• Project goals: what you try to achieve (e.g., integrate a new payment processor, deploy a new big data analytics engine for sales forecasting, etc).
  • Technical requirements: production environment specifications, coding standards, etc.
  • Expected scope of work: project deliverables, limitations, expectations, team size, etc.

At this point, we encourage clients to sign NDAs to feel secure and comfortable when sharing information. Also, if you are new to IT outsourcing, you may request a workshop where we will answer different operational, organizational, and risk management questions.

2. Preliminary Proposal

Using the information gathered and analyzed during the previous stage, we can create a preliminary project proposal that includes: 

  • The anticipated scope of work
  • Recommended service model(s)
  • Timelines and budgets for the project
  • Recommended team size and composition  

That said, a preliminary proposal changed since it’s a blueprint of the future formal proposal. This document is an attempt to structure and organize information so that our subsequent discussions are more efficient. 

Prior to submitting a proposal, we can also propose an optional discovery stage. 

Discovery facilitates structured discussions around your project’s vision, goals, and requirements. Its goal: help you formalize the project scope; identify optimal team composition, tech stack, risks and bottlenecks, and development roadmap.

3. Formal Proposal

Once we achieved alignment on your project vision, we pack all project details into a formal business proposal. Commercial proposals typically include: 

  • Executive summary 
  • Problem statement and solution 
  • Scope of work 
  • Team composition 
  • Assumptions and limitations 
  • List of deliverables 
  • Project schedule 
  • Billing information and payment schedule 
  • The acceptance (project sign-off)

In contrast to a preliminary proposal, a formal proposal outlines more specific collaboration conditions and indicates the readiness to formalize our collaboration by countersigning IT service contracts: Master Service Agreements (MSAs) and Statements of Work (SoWs).

4. Engagement Kick-Off

Once the papers are signed, we officially put our partnership in motion and can get ready for onboarding. Namely, we expect you to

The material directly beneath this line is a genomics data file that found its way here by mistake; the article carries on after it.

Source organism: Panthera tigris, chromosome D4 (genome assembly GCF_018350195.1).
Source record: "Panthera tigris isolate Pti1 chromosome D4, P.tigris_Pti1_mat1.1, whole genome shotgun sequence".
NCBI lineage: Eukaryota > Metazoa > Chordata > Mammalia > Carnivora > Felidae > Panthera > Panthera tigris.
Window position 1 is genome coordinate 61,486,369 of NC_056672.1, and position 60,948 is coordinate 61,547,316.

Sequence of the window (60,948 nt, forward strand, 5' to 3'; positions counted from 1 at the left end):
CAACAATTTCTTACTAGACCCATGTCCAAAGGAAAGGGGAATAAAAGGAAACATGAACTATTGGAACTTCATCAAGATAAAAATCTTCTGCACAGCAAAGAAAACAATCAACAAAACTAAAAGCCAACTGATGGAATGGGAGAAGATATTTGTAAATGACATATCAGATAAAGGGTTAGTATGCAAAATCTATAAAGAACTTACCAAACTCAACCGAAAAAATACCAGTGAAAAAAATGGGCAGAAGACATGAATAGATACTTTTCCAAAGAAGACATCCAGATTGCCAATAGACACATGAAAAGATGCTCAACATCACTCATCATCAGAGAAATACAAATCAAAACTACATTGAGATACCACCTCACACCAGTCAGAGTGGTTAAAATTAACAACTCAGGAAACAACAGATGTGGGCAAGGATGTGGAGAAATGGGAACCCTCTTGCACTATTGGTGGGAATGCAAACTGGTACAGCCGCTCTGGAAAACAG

• Appoint the main project lead and point of contact at your company. 
  • Establish the timeline for status updates, check-ins, and demos, and describe communication procedures
  • Prepare all tools, code repositories, IDEs, and tech documentation for our developers/teams
  • Make a quick presentation about your project coding standards, quality measures, Definition of Ready (DoR), and definition of done (DoD).

Once the above is done, the actual ecommerce development work begins.

Edvantis & BigCommerce Playbook: Your framework for Effective Tech Partnerships

Co-Creation: What’s Expected From You and Your Vendor?

Sharing responsibility is the essence of partnership. You, as a client, may also need to contribute to the development part of the project with feedback, requirements refinement, or even management and task allocation within some service models. 

Service model determines the scope of responsibilities both you and the vendor have. At Edvantis, there are three service models:

  • Staff Augmentation: We provide you with specialists recruited based on your requirements and ensure administrative support.
  • Managed Team: We set up a cross-functional team and co-manage it with you.
  • Managed Project:We manage the project and team, while you provide feedback and requirements.

Here’s the breakdown of responsibilities for each service:

What Comes After the Project Closure?

Once the project is done, we deploy the changes to production and evaluate the final results. Yet, the project closure does not necessarily mean the end of our partnership. Two other scenarios are possible.

Scenario 1: We renew the partnership for the new project on updated conditions

You initiate either a continuation of the previous project (e.g., operations services) or an entirely new one (new feature development). We will then adjust the team size, create a new scope of work document — and restart our engagement. 

Scenario 2: We switch to maintenance mode

A smaller Edvantis team stays on to maintain the operations of your developed solution (e.g. provide technical support, perform troubleshooting, complete ongoing minor tasks, etc). We can gradually scale up the team for you if you need Edvantis again on a future project.

Final Thoughts

Choosing a technology partner isn’t easy, but it’s well worth the effort. With the right vendor, you will get relevant expertise, service models that match your strategy, and a well-structured engagement process. 

Now that you understand how IT outsourcing partnerships work, choosing the right technology partner should not be overwhelming. Should you wish for more information, we have a playbook that will satisfy your curiosity. 

Ecommerce businesses can find all details on partnering with IT outsourcing companies in our playbook, created in partnership with BigCommerce.